The Tell-Tale Heart [Editorial]

Our view: With the Orioles flying high and the Ravens poised to do the same, Baltimore sports fans rejoice in their good fortune

September 04, 2014

Edgar Allan Poe once wrote that those who dream during the day "are cognizant of many things which escape those who dream only by night." So it seems entirely fitting that Baltimore can spend the first Purple Friday — or dare we say, Orange-Purple Friday — of September daydreaming of a Ravens-Orioles championship season.

Technically, the Ravens can't win a championship in 2014, as that feat was accomplished by some team out of Seattle last winter (coincidentally, a fellow member of the bird family), but you get the idea. Baltimore is enjoying that embarrassment of riches that is rarely bestowed upon a city, competitive teams in those most American of professional sports — baseball, which bills itself as the nation's pastime, and football which, based on television ratings, actually deserves that title.

Two years ago, Baltimoreans sat on a similar perch. In 2012, the Orioles made it to the divisional playoffs for the first time since 1997, and the Ravens followed with a Super Bowl victory. But that was a rarity. Prior to that you have to go back to the days of the Colts to recall a time when Baltimore could claim two serious contenders.

This year, while the Orioles may be the stronger candidate for post-season play, the Ravens are not to be taken lightly. They enter their first game of the season Sunday at M&T Bank Stadium against the Cincinnati Bengals undefeated in preseason games and picked by no small number of sportswriters as the favorite to win their division despite going only 8-8 last year.

It will be a challenging task, beginning with the Bengals, the team that crushed the Ravens' playoff hopes in the last game of last season. The Ravens running game was abysmal in 2013, and any hopes that running back Ray Rice would bounce back to earlier form ran headlong into a domestic abuse charge for which he has been suspended two games. The offensive line has been rebuilt, a new offensive coordinator is in charge, they've added veteran wide receiver Steve Smith, and Joe Flacco might be ready to return to 2012 Super Bowl MVP form (an accomplishment for which he was richly rewarded with a new contract). Will that be enough?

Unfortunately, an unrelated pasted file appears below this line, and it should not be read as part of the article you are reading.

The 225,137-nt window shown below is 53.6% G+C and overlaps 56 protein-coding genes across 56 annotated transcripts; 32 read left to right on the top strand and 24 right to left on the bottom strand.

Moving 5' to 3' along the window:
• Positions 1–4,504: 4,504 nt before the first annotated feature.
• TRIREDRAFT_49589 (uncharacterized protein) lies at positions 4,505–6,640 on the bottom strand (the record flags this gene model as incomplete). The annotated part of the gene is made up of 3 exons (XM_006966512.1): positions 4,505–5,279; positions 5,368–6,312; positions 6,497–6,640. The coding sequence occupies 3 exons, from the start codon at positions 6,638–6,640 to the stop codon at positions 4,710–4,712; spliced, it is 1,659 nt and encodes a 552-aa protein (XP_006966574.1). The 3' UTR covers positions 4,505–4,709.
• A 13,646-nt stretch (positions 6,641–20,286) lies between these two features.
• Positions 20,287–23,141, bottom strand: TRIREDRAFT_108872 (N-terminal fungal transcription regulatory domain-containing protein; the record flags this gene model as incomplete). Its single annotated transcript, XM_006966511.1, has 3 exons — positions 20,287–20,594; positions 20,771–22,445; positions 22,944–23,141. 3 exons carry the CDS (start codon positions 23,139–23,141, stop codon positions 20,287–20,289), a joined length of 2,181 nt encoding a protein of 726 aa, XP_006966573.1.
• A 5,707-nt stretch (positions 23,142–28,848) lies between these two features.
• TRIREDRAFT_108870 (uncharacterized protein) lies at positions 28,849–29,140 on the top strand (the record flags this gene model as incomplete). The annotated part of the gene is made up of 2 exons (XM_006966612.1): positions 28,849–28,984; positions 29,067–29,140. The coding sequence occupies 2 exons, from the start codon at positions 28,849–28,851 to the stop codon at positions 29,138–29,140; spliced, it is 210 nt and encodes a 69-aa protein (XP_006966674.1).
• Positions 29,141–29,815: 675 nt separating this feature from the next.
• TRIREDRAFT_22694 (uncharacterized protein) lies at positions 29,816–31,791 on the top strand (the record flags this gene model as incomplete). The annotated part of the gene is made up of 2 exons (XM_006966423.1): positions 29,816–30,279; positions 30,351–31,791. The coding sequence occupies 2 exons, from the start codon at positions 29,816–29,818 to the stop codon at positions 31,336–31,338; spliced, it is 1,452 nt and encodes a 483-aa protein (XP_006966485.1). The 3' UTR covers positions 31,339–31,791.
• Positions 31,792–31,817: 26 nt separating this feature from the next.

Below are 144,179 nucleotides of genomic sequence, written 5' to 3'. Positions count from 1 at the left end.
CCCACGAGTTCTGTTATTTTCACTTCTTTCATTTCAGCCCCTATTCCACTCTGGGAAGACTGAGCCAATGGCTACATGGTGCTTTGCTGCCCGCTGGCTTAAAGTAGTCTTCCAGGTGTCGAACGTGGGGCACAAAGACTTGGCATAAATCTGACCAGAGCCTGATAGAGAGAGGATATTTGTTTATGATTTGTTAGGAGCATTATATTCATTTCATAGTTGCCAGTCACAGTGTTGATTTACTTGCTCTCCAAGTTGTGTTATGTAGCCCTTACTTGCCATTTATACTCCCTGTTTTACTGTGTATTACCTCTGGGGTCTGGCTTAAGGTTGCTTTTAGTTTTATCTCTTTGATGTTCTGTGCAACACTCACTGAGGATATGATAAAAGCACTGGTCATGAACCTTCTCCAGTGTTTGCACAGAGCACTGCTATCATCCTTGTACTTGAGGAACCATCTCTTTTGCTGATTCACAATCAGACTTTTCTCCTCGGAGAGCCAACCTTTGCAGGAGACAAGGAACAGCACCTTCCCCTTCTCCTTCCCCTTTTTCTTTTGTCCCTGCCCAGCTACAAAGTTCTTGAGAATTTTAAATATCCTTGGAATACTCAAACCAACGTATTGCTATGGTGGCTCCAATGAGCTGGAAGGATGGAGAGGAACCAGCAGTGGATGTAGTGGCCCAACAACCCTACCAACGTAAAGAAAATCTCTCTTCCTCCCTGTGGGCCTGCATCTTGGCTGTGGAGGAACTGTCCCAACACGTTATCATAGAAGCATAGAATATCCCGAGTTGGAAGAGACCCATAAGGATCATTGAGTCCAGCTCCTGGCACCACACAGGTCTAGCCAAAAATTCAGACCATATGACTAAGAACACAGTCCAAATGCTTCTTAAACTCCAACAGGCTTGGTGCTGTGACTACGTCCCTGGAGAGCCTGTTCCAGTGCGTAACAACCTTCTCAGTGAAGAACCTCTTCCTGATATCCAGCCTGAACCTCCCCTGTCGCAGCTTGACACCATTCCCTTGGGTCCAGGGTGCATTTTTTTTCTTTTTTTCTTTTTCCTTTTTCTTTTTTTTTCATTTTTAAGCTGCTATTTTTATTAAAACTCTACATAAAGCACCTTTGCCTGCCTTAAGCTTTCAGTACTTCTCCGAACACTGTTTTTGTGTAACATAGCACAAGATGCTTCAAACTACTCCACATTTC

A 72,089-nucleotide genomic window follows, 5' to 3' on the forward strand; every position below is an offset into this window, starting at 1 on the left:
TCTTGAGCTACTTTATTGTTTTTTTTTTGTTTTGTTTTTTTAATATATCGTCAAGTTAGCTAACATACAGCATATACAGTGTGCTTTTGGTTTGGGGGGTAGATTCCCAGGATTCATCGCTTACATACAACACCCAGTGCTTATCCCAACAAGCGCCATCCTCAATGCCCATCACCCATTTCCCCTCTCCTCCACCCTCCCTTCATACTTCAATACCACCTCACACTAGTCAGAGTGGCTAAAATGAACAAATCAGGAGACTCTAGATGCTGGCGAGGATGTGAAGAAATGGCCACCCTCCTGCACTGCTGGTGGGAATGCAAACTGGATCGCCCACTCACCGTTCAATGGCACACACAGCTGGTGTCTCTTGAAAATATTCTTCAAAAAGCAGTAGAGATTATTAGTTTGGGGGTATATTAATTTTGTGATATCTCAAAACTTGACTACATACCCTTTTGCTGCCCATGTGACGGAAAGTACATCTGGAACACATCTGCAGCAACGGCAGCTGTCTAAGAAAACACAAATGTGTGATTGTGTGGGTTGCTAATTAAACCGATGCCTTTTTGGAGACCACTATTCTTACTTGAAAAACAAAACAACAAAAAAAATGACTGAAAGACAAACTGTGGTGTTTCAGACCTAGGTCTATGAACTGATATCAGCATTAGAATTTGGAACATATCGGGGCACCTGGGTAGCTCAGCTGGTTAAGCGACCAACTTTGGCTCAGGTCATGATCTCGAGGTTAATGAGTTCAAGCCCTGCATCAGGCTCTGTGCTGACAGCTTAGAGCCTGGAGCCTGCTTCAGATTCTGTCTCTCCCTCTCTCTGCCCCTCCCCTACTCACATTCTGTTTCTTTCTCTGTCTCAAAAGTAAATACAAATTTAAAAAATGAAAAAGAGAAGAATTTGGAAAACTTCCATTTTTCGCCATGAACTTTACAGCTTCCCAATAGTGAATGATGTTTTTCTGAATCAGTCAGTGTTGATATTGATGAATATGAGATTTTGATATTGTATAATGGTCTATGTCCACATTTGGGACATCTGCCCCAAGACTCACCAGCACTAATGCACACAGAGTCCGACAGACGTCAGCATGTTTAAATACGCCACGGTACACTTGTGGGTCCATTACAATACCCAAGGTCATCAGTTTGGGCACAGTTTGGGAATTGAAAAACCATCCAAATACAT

That may depend on the defense. That's where Ravens fans expect more from a team that was ranked a middling 12th in the National Football League in total defense in 2013, and it's hard to believe there won't be some improvement, particularly if the secondary is healthy. Remember, nose tackle Haloti Ngata is not just a Royal Farms fried chicken pitchman and linebacker Terrell Suggs is a former NFL defensive player of the year. Most NFL defensive coordinators would kill for a run stopper and a quarterback chaser like those two.

Meanwhile, it doesn't hurt that the Ravens have one of the league's top kickers in Justin Tucker — his 92.7 percent field goal accuracy was among the NFL's best last year — and one of the best punters in Sam Koch, who was among the punting yardage leaders. Nor should anyone ignore what the team has accomplished during Coach John Harbaugh's six seasons, a 62-34 record including an even better 9-4 won-loss mark in post-season play. Last year was an aberration; this season is likely to be a return to form.

At some level, professional sports is just another business, albeit a high-profile and often government-subsidized one. And it's not without its scandals from performance enhancing drugs to incidents of domestic violence. But for fans, there's still a certain thrill at being in the center of the sports universe and watching your team climb up the weekly "power rankings" or get an extended segment on ESPN SportsCenter. For the Orioles and Ravens to do so simultaneously is a double-thrill that not every generation can experience.

Pairing orange with purple may not be a fashion statement elsewhere, but in Baltimore, it works just fine. Let the Big Apple wallow in two-sport mediocrity this year. May Pittsburgh fans experience second or third best. Living in Florida? Good luck with that. Here in Charm City, we dream of "the excitement of the heart," as Mr. Poe might say, and some memorable days ahead on the diamond and the gridiron.

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